The Green Owl Cafe
Seeking out a bowl of chili at The Green Owl Cafe is, as our dear friend Forrest Gump famously said about life, like a box of chocolates — you never know what you’re going to get. That’s meant in the best possible way: The Green Owl rotates through as many as 10 types of vegan chili, depending on the season and availability of ingredients. That said, there are three popular varieties you’ll most likely encounter and enjoy when you swing by: a delicious and thick mole-based recipe with sizable vegetable chunks and kick; a smoky, Southwestern blend with sun-dried tomatoes; and a chili featuring ground seitan, a meat substitute made from wheat gluten. Cafe owner Erick Fruehling loves to surprise his customers with the latter rendition: “People have no idea a vegan chili can taste like that,” he says. “Customers are like, ‘Wait, this isn’t beef?’” Call ahead to see what’s on the menu before you go. 1970 Atwood Ave., 285-5290, greenowlcafe.com
Mid Town Pub
Joel Egan, the owner of Mid Town Pub on Allen Boulevard in Middleton, confesses that it takes a full two days and three separate containers to make each 16-gallon batch of his uber-delicious chili, one of his establishment’s several culinary calling cards. The extra effort is oh-so-worth-it in order to have Mid Town’s chili available year-round. It’s a delectable bowl anchored by chunks of ground beef and three types of beans. Toss some chopped onions, sour cream and shredded cheese on top and you’ve found chili nirvana. Egan grew up on a type of chili that had macaroni in it, but he’s created something very different here. “I wanted to do something in the middle,” he explains. “I make a point of not making it too hot.” Prior to COVID-19, you could punch up the spice with one of 64 different hot sauces Egan kept on the shelf to power his pub’s killer bloody mary. 2405 Allen Blvd., Middleton, 826-5129, midtownpub.com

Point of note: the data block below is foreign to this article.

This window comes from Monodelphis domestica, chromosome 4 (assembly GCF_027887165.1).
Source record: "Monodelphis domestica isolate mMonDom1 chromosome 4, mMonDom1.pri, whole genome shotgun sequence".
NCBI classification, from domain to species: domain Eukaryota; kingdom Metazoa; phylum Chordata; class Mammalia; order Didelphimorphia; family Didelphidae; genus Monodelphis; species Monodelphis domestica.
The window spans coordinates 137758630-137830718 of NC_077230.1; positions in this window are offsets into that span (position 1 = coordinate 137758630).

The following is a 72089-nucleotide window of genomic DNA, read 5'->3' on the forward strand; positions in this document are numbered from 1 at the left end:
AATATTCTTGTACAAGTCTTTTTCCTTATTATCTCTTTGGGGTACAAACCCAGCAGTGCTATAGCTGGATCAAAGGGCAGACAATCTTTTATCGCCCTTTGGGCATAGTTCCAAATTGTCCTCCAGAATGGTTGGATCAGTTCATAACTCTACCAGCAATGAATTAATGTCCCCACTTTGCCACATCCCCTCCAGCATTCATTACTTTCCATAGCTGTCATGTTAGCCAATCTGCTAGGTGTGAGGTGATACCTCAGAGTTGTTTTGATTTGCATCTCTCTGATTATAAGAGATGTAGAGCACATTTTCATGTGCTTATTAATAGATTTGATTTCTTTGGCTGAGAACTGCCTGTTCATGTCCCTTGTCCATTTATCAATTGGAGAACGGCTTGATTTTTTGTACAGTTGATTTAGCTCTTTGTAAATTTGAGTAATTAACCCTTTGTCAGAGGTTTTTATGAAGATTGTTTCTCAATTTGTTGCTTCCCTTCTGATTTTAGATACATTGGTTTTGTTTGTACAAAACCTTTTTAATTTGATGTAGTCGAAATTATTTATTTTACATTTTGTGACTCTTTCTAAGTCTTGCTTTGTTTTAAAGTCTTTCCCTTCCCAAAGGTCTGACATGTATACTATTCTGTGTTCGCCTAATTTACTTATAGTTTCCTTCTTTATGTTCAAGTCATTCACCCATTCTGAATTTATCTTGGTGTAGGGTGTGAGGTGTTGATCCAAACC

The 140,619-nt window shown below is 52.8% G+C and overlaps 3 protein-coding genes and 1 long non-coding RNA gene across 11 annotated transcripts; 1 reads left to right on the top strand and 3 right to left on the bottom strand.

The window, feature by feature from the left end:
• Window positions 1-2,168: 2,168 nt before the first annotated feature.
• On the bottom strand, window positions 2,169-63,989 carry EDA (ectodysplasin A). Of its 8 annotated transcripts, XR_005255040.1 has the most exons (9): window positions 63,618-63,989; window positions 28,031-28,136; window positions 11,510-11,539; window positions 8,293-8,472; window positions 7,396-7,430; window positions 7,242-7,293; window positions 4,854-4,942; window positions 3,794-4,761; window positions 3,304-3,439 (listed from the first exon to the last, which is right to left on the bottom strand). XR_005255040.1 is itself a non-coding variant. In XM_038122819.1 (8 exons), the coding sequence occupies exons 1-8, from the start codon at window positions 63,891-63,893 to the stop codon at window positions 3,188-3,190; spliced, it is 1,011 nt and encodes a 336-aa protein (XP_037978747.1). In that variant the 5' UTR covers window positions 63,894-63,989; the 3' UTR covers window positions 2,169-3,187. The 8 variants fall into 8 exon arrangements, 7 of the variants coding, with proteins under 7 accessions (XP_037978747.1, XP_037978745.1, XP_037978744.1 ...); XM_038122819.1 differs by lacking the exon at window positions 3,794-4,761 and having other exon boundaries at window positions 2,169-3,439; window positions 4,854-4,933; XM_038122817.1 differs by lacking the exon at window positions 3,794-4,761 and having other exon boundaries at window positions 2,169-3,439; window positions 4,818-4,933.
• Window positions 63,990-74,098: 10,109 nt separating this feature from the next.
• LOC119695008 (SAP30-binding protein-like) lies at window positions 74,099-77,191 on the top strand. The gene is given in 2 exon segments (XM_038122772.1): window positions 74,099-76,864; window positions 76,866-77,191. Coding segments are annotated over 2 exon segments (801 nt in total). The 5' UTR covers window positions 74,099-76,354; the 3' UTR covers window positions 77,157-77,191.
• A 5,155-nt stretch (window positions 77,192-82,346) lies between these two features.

The Old Fashioned
It’s always entertaining when cities and regions compete for ownership of particular types of chili. The cats in Cincinnati lay claim to using spaghetti noodles as a base for a spicy, ground-beef fueled mix, but that hasn’t stopped Green Bay — and more specifically, Chili John’s Restaurant — from developing its own style of chili. The Old Fashioned adapted a recipe from a Green Bay restaurant and continues to wow customers with it. Green Bay chili features that aforementioned bed of spaghetti noodles, but also finely ground beef and red beans simmered in a spicy oil that permeates the entire dish. Douse it in cheese and chopped onions and you won’t feel the need to drive three hours north. 27 N. Pinckney St., 310-4545, theoldfashioned.com